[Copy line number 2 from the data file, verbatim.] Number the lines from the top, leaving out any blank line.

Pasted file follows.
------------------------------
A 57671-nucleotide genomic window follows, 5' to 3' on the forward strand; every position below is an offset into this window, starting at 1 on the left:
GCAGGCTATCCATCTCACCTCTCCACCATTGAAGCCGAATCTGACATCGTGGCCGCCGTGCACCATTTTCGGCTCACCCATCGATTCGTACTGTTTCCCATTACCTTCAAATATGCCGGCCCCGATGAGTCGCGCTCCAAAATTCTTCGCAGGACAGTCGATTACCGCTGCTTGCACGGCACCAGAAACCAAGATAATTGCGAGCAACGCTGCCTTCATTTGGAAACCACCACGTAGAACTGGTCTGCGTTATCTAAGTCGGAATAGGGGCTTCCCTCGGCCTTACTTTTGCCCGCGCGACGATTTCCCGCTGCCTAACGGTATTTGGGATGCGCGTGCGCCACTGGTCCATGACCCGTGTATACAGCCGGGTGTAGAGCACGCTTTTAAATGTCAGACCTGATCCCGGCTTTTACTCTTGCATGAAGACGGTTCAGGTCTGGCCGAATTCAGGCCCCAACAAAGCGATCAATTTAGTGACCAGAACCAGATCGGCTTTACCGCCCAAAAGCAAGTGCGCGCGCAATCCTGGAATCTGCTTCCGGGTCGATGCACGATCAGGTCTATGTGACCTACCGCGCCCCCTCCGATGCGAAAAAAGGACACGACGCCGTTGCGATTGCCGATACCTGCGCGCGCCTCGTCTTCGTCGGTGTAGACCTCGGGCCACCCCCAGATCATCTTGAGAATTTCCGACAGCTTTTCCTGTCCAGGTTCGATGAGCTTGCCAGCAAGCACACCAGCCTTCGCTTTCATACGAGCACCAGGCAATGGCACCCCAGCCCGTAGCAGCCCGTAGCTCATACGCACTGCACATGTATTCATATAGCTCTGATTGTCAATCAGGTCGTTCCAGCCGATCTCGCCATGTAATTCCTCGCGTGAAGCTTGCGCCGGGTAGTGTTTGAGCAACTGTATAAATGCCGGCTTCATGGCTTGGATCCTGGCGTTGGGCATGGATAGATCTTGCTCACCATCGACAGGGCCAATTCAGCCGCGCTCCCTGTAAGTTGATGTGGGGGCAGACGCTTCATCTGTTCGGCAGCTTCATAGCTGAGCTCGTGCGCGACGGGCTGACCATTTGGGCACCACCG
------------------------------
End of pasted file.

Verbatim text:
GCAGGCTATCCATCTCACCTCTCCACCATTGAAGCCGAATCTGACATCGTGGCCGCCGTGCACCATTTTCGGCTCACCCATCGATTCGTACTGTTTCCCATTACCTTCAAATATGCCGGCCCCGATGAGTCGCGCTCCAAAATTCTTCGCAGGACAGTCGATTACCGCTGCTTGCACGGCACCAGAAACCAAGATAATTGCGAGCAACGCTGCCTTCATTTGGAAACCACCACGTAGAACTGGTCTGCGTTATCTAAGTCGGAATAGGGGCTTCCCTCGGCCTTACTTTTGCCCGCGCGACGATTTCCCGCTGCCTAACGGTATTTGGGATGCGCGTGCGCCACTGGTCCATGACCCGTGTATACAGCCGGGTGTAGAGCACGCTTTTAAATGTCAGACCTGATCCCGGCTTTTACTCTTGCATGAAGACGGTTCAGGTCTGGCCGAATTCAGGCCCCAACAAAGCGATCAATTTAGTGACCAGAACCAGATCGGCTTTACCGCCCAAAAGCAAGTGCGCGCGCAATCCTGGAATCTGCTTCCGGGTCGATGCACGATCAGGTCTATGTGACCTACCGCGCCCCCTCCGATGCGAAAAAAGGACACGACGCCGTTGCGATTGCCGATACCTGCGCGCGCCTCGTCTTCGTCGGTGTAGACCTCGGGCCACCCCCAGATCATCTTGAGAATTTCCGACAGCTTTTCCTGTCCAGGTTCGATGAGCTTGCCAGCAAGCACACCAGCCTTCGCTTTCATACGAGCACCAGGCAATGGCACCCCAGCCCGTAGCAGCCCGTAGCTCATACGCACTGCACATGTATTCATATAGCTCTGATTGTCAATCAGGTCGTTCCAGCCGATCTCGCCATGTAATTCCTCGCGTGAAGCTTGCGCCGGGTAGTGTTTGAGCAACTGTATAAATGCCGGCTTCATGGCTTGGATCCTGGCGTTGGGCATGGATAGATCTTGCTCACCATCGACAGGGCCAATTCAGCCGCGCTCCCTGTAAGTTGATGTGGGGGCAGACGCTTCATCTGTTCGGCAGCTTCATAGCTGAGCTCGTGCGCGACGGGCTGACCATTTGGGCACCACCG